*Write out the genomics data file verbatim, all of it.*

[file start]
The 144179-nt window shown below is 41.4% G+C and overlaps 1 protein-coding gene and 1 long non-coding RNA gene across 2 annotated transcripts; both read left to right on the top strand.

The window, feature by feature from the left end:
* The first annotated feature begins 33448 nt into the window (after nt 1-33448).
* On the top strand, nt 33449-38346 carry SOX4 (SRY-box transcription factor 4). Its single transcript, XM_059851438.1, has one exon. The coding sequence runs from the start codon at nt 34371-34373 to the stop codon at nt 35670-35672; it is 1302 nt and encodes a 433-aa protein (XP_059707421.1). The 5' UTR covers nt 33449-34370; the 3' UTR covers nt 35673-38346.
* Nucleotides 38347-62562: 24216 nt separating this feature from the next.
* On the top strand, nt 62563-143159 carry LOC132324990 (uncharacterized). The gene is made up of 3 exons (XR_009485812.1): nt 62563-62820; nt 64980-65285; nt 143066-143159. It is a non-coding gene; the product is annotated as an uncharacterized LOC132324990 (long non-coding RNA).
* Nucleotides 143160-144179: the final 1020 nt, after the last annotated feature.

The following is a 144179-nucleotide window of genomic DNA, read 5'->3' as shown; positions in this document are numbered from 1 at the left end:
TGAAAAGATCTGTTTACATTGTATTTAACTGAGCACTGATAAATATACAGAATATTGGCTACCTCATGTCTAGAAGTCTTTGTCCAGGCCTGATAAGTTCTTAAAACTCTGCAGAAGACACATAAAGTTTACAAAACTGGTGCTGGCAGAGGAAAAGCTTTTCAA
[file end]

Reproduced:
The 144179-nt window shown below is 41.4% G+C and overlaps 1 protein-coding gene and 1 long non-coding RNA gene across 2 annotated transcripts; both read left to right on the top strand.

The window, feature by feature from the left end:
* The first annotated feature begins 33448 nt into the window (after nt 1-33448).
* On the top strand, nt 33449-38346 carry SOX4 (SRY-box transcription factor 4). Its single transcript, XM_059851438.1, has one exon. The coding sequence runs from the start codon at nt 34371-34373 to the stop codon at nt 35670-35672; it is 1302 nt and encodes a 433-aa protein (XP_059707421.1). The 5' UTR covers nt 33449-34370; the 3' UTR covers nt 35673-38346.
* Nucleotides 38347-62562: 24216 nt separating this feature from the next.
* On the top strand, nt 62563-143159 carry LOC132324990 (uncharacterized). The gene is made up of 3 exons (XR_009485812.1): nt 62563-62820; nt 64980-65285; nt 143066-143159. It is a non-coding gene; the product is annotated as an uncharacterized LOC132324990 (long non-coding RNA).
* Nucleotides 143160-144179: the final 1020 nt, after the last annotated feature.

The following is a 144179-nucleotide window of genomic DNA, read 5'->3' as shown; positions in this document are numbered from 1 at the left end:
TGAAAAGATCTGTTTACATTGTATTTAACTGAGCACTGATAAATATACAGAATATTGGCTACCTCATGTCTAGAAGTCTTTGTCCAGGCCTGATAAGTTCTTAAAACTCTGCAGAAGACACATAAAGTTTACAAAACTGGTGCTGGCAGAGGAAAAGCTTTTCAA